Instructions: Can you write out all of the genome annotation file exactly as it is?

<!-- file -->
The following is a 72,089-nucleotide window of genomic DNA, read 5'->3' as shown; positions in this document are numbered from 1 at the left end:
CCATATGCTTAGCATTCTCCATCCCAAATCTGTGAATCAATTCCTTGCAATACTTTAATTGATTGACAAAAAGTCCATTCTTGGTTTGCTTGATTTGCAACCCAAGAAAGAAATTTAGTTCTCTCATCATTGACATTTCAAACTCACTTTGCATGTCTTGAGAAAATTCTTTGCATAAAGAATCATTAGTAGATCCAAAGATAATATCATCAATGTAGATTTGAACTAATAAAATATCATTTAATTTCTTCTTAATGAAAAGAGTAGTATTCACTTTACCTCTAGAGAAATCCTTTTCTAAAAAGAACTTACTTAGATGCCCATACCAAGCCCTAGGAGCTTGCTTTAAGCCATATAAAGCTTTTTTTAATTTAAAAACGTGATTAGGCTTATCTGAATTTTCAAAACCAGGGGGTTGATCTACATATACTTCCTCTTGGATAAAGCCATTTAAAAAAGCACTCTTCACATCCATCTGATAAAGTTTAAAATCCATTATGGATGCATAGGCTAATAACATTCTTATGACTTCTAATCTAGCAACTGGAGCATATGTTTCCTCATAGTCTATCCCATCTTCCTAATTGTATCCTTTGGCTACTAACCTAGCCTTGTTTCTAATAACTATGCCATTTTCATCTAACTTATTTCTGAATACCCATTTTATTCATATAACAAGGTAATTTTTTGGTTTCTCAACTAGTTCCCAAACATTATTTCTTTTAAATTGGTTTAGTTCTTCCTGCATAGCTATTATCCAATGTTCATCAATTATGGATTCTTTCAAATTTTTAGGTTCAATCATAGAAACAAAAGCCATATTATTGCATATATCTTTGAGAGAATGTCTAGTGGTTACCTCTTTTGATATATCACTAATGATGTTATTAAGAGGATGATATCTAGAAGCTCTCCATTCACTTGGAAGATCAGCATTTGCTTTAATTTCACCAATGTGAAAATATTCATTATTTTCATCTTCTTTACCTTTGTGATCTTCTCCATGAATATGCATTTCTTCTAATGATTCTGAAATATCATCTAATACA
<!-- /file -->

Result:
The following is a 72,089-nucleotide window of genomic DNA, read 5'->3' as shown; positions in this document are numbered from 1 at the left end:
CCATATGCTTAGCATTCTCCATCCCAAATCTGTGAATCAATTCCTTGCAATACTTTAATTGATTGACAAAAAGTCCATTCTTGGTTTGCTTGATTTGCAACCCAAGAAAGAAATTTAGTTCTCTCATCATTGACATTTCAAACTCACTTTGCATGTCTTGAGAAAATTCTTTGCATAAAGAATCATTAGTAGATCCAAAGATAATATCATCAATGTAGATTTGAACTAATAAAATATCATTTAATTTCTTCTTAATGAAAAGAGTAGTATTCACTTTACCTCTAGAGAAATCCTTTTCTAAAAAGAACTTACTTAGATGCCCATACCAAGCCCTAGGAGCTTGCTTTAAGCCATATAAAGCTTTTTTTAATTTAAAAACGTGATTAGGCTTATCTGAATTTTCAAAACCAGGGGGTTGATCTACATATACTTCCTCTTGGATAAAGCCATTTAAAAAAGCACTCTTCACATCCATCTGATAAAGTTTAAAATCCATTATGGATGCATAGGCTAATAACATTCTTATGACTTCTAATCTAGCAACTGGAGCATATGTTTCCTCATAGTCTATCCCATCTTCCTAATTGTATCCTTTGGCTACTAACCTAGCCTTGTTTCTAATAACTATGCCATTTTCATCTAACTTATTTCTGAATACCCATTTTATTCATATAACAAGGTAATTTTTTGGTTTCTCAACTAGTTCCCAAACATTATTTCTTTTAAATTGGTTTAGTTCTTCCTGCATAGCTATTATCCAATGTTCATCAATTATGGATTCTTTCAAATTTTTAGGTTCAATCATAGAAACAAAAGCCATATTATTGCATATATCTTTGAGAGAATGTCTAGTGGTTACCTCTTTTGATATATCACTAATGATGTTATTAAGAGGATGATATCTAGAAGCTCTCCATTCACTTGGAAGATCAGCATTTGCTTTAATTTCACCAATGTGAAAATATTCATTATTTTCATCTTCTTTACCTTTGTGATCTTCTCCATGAATATGCATTTCTTCTAATGATTCTGAAATATCATCTAATACA